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IN THE COURTS | Federal Judge Refuses To Lift Injunction Against Wash. State Rule That Requires Pharmacists To Dispense EC

IN THE COURTS | Federal Judge Refuses To Lift Injunction Against Wash. State Rule That Requires Pharmacists To Dispense EC
[Feb. 20, 2008]

U.S. District Court Judge Ronald Leighton on Friday refused to lift an injunction that is preventing a policy from going into effect that would require Washington state pharmacies to dispense emergency contraception, the AP/Seattle Post-Intelligencer reports (Woodward, AP/Seattle Post-Intelligencer, 2/15).

A pharmacy owner and two pharmacists filed a lawsuit in July 2007, which claims that the Board of Pharmacy rule establishing a duty to dispense EC violates their civil rights. Leighton in November 2007 issued the injunction that allows pharmacists who oppose EC to refer customers to other pharmacies. Under the court-established "refuse and refer" policy, as long as pharmacists immediately refer patients to nearby pharmacies, the state cannot punish the pharmacy for declining to provide EC (Daily Women's Health Policy Report, 12/13/07).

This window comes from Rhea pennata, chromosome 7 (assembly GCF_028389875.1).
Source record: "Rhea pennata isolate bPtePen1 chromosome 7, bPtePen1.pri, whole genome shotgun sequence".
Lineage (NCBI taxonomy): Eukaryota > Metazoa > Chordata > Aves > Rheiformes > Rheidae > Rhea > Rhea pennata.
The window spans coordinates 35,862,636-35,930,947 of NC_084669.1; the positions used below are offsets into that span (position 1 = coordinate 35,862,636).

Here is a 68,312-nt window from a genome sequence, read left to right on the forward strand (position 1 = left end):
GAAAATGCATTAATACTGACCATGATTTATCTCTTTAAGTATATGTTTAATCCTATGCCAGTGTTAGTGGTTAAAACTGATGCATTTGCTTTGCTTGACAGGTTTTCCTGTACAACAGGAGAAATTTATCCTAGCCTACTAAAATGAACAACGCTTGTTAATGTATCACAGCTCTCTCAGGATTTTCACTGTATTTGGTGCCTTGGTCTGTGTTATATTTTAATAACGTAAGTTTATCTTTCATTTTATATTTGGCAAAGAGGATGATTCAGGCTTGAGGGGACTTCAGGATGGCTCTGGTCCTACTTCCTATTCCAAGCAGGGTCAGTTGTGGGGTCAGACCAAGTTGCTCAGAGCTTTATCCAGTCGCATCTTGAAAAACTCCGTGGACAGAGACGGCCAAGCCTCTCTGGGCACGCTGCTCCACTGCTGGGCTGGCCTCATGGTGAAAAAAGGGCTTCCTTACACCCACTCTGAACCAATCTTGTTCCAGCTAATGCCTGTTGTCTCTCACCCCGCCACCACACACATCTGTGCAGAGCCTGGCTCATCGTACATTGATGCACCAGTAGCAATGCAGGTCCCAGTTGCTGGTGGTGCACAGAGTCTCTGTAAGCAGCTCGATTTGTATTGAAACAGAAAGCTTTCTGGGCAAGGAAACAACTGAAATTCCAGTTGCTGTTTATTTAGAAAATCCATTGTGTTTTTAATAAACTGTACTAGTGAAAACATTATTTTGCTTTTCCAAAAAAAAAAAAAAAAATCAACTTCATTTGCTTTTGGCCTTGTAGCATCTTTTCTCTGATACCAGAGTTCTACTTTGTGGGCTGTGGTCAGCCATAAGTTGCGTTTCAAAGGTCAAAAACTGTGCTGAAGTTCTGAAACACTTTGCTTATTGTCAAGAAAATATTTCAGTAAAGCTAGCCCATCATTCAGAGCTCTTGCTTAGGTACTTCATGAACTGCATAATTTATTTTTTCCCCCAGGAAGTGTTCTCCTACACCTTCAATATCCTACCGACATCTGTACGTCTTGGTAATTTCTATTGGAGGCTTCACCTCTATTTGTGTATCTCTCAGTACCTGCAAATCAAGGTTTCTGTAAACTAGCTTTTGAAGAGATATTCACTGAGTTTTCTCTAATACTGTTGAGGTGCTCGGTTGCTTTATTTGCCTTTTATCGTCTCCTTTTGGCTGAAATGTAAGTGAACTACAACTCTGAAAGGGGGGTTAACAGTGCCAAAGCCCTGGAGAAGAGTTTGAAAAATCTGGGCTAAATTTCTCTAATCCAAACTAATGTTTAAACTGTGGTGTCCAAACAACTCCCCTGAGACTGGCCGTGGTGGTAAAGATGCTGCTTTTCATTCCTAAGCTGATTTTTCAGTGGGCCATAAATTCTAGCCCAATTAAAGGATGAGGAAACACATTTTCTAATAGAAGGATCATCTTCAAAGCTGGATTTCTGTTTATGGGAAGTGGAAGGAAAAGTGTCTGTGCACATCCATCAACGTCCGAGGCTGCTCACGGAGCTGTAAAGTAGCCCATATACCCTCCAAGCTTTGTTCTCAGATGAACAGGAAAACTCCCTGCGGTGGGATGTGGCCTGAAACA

The defendants, including the state Department of Health and the Board of Pharmacy, on Friday asked Leighton to lift the injunction until the 9th U.S. Circuit Court of Appeals rules on the case, the Seattle Times reports. The defendants said that Washington residents have a legal right to obtain EC from pharmacies and that the injunction "broadly infringes on that right, placing the public at greater risk of denial of access to care." At Friday's hearing, Leighton said he believes that arguments over the issue are not based on an effort to establish sound health policy but by bitterness between the two sides. "I do get the impression that this is a solvable problem, and it's not an issue that anyone wants to have solved," Leighton said. He added that the case could ultimately reach the U.S. Supreme Court.

Six women and a man have joined the health department and Board of Pharmacy as defendants. The defendants have until Feb. 29 to appeal the ruling (Ostrom, Seattle Times, 2/16). Plaintiff Kevin Stormans -- co-owner of Stormans pharmacy in Olympia, Wash. -- after hearing the ruling said, "The Constitution tells me that I should have the ability to practice what I believe is right." Karen Cooper, director of NARAL Pro-Choice Washington, said she is disappointed by the decision but not surprised, adding, "Patient access to appropriate care should not be undermined by personal, nonmedical judgments" (AP/Seattle Post-Intelligencer, 2/15).